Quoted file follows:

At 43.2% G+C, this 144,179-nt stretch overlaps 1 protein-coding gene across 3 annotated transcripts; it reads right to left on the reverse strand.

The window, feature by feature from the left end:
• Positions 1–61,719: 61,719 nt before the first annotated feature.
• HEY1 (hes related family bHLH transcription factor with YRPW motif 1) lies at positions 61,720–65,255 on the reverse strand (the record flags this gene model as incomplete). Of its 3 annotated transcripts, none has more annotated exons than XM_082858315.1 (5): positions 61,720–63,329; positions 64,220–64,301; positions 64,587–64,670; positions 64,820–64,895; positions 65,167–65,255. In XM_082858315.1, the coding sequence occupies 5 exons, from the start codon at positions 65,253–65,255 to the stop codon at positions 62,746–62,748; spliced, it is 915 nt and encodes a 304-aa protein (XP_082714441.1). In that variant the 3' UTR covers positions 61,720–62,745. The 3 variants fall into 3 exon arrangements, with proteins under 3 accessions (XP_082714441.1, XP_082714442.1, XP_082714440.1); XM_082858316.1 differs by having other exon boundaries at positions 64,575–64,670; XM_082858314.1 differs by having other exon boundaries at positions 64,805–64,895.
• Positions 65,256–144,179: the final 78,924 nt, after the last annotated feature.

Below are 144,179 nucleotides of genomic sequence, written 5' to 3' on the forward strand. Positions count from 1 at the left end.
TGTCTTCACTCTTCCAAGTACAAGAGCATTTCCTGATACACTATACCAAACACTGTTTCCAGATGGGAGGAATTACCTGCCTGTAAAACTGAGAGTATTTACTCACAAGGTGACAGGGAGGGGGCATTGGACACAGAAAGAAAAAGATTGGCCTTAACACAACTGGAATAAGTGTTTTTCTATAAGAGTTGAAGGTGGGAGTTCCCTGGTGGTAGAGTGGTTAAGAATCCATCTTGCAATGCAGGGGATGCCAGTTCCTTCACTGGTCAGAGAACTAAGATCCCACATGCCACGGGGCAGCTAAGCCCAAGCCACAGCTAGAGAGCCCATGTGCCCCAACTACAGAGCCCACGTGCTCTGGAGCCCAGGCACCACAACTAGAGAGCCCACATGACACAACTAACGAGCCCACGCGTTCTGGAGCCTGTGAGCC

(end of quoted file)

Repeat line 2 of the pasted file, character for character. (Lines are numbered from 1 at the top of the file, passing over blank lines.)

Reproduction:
The window, feature by feature from the left end: